viernes, abril 13, 2012

Jim Gray's last speech

Yesterday while surfing on the net I found a free book called "The Fourth Paradigm". The book is a compilation of papers about how data analysis can change the way science is done in many fields. The book is dedicated to the memory of Jim Gray, a technologist and ACM awarded computer science who worked many years at the research division of Microsoft. Jim Gray mysteriously disappeared at the end of January of 2007 while sailing the San Francisco Bay.

The book includes a foreword by Jim Gray, which basically is a transcription of his last speech. While reading it I found it visionary and amazingly accurate on how it predicted how the future of data analysis will evolve. Jim Gray made very good points about what has been going wrong with data for many years. For Jim, the reason why data scientists and small research centres marginalize their data analysis was the lack of good and affordable tools. Not many years ago the only thing scientists and universities had was Matlab and thousands of Excel spreadsheets to store their data. On the contrary, big research centres like CERN or NSA could afford much better tools, simply prohibitive for centres with more humble budgets.

This scenario was only 5 years ago. The situation has changed dramatically in the last years. The needs of internet companies for processing large data sets has speed up the development of more and much better tools, and as many of these developments have happened following an open-source development model, their adoption has been also massive.

It's an old story, when you build something good and lower the barrier of entry, people heavily adopt your product or technology. I personally believe that free and open-source software, and the principles these philosophies rely on, are one of the reasons why the world has changed so much in the recent years and continues doing it even at a faster pace.

Data is a game changer. Ten years ago I couldn't believe they will ever be such a good translator as Google Translate, a translator based on statistical translation. The algorithms have not improved much, what has changed is our capacity to store more and more data and process it in meaningful ways. As John More amusingly shows in his talk, What's a career in big data?, more data leads to better results.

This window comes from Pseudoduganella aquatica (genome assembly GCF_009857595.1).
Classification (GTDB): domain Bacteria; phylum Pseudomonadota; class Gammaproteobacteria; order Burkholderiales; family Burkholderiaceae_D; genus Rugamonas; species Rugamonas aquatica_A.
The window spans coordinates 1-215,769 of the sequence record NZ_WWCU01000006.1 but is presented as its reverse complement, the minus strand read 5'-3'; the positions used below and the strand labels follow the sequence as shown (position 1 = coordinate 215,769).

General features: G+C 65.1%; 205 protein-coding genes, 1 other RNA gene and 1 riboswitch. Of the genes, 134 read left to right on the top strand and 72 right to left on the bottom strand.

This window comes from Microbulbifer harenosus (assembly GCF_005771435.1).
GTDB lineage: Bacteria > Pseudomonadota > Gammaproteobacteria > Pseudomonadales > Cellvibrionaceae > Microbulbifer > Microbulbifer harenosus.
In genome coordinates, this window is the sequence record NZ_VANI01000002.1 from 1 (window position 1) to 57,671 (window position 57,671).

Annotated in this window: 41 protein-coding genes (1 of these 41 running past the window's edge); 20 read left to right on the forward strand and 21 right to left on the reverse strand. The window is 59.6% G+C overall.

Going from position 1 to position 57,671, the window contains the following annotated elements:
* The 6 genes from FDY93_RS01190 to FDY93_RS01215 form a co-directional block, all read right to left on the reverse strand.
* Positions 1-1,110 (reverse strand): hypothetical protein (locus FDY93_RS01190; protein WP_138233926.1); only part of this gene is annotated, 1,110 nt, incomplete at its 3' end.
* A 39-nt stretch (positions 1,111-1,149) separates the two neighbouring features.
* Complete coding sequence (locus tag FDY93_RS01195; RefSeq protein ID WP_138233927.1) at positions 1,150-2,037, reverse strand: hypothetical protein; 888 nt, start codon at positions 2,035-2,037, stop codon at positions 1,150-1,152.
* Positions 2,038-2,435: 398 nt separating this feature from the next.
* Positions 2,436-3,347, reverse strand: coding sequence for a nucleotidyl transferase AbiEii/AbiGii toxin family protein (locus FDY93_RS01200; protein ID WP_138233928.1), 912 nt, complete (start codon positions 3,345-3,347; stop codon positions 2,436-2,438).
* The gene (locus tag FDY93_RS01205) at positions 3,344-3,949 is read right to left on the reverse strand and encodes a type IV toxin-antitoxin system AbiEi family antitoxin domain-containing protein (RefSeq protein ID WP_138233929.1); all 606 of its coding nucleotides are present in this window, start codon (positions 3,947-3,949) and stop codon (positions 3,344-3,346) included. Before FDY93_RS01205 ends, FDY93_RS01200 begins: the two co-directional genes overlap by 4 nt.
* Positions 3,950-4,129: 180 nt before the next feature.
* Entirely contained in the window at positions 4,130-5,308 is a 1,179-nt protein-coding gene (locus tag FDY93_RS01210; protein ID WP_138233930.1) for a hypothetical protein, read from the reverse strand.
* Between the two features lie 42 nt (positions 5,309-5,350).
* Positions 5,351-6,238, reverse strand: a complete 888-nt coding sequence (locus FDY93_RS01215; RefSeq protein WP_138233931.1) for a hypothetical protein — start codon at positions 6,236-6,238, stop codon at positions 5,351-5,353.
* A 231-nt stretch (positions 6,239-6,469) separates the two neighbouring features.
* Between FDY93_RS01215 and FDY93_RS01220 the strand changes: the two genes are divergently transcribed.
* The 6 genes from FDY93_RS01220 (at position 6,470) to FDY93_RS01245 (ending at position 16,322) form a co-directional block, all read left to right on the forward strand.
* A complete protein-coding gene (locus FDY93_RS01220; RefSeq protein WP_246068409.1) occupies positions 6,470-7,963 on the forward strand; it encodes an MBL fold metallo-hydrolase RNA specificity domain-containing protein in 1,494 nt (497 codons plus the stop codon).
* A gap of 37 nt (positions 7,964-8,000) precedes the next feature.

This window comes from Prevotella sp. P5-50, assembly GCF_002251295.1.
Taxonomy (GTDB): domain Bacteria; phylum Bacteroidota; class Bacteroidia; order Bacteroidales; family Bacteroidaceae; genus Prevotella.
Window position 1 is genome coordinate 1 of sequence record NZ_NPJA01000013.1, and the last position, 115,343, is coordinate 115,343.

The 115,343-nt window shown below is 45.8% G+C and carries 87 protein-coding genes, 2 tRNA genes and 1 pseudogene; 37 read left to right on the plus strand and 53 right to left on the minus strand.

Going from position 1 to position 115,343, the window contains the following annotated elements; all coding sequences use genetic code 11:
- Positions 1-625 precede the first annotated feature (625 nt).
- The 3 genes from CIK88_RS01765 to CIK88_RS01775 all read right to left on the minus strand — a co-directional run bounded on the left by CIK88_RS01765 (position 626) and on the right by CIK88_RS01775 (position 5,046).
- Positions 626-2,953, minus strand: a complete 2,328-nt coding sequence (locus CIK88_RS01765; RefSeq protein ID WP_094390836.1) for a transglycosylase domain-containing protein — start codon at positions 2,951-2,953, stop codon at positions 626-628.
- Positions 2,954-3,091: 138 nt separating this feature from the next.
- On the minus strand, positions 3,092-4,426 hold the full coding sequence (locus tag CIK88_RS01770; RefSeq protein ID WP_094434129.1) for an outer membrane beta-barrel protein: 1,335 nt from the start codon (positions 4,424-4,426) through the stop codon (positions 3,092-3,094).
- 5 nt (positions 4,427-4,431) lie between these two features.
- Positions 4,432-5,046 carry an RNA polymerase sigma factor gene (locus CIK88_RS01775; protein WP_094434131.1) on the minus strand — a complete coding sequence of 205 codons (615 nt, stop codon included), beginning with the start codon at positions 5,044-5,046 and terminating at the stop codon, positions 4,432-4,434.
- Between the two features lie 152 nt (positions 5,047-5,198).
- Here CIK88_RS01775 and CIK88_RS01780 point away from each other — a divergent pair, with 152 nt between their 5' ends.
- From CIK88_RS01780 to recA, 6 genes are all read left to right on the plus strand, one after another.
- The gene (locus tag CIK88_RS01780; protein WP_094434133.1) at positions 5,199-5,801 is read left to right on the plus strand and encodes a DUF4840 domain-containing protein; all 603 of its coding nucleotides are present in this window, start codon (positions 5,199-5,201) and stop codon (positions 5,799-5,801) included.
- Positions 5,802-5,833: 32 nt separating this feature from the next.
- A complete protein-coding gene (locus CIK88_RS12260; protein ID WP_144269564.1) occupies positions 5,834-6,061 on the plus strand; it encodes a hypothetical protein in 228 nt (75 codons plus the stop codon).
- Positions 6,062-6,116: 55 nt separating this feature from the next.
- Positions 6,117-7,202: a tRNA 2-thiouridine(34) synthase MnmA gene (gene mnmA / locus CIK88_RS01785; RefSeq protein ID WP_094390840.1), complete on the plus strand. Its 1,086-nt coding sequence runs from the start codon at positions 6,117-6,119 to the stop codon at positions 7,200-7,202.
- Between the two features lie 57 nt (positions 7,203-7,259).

Today, large and medium companies are adopting open-source solutions for storing, processing and understanding their data. Tools that didn't exist 5 years ago. On the other hand, the world is turning into a big playing-field of emitters and consumers of information, of people interconnected. We consume tons of information everyday but also produce a big chunk that others consume.

Jim Gray, cleverly points out that is still amusing to think the way scientists publish their work nowadays. Years of research are summarized in a 8 page article published in a respected magazine like Science or Nature. But what about all the data that backs up their conclusions? Why not providing that information too and let others rethink, reuse and prove their hypothesis. Turn science into a collaborative thing, very much like free and open-source software work, very much like lots of people take things on the internet, mix them and build new things out, very much like people collaborate to build something bigger that themselves, like Wikipedia. Give people easy-to-use, accessible tools and the ability to collaborate and they will come with surprising results.

This last speech of Jim Gray is inspiring and visionary. It reminded me somehow of the famous Richard Feynman's speech, "There is plenty of room at the bottom". Jim's talk is to data analysis what Richard Feynman talk was to physics, seeing and old field in a different way. Something that eventually gave rise to a new field on its own and a new way of doing things.

Lastly, here's one excerpt of the speech that I liked very much:

"But the Internet can do more than just make available the full text of research papers. In principle, it can unify all the scientific data with all the literature to create a world in which the data and the literature interoperate with each other. You can be reading a paper by someone and then go off and look at their original data. You can even redo their analysis. Or you can be looking at some data and then go off and find out all the literature about this data. Such a capability will increase the “information velocity” of the sciences and will improve the scientific productivity of researchers. And I believe that this would be a very good development!"

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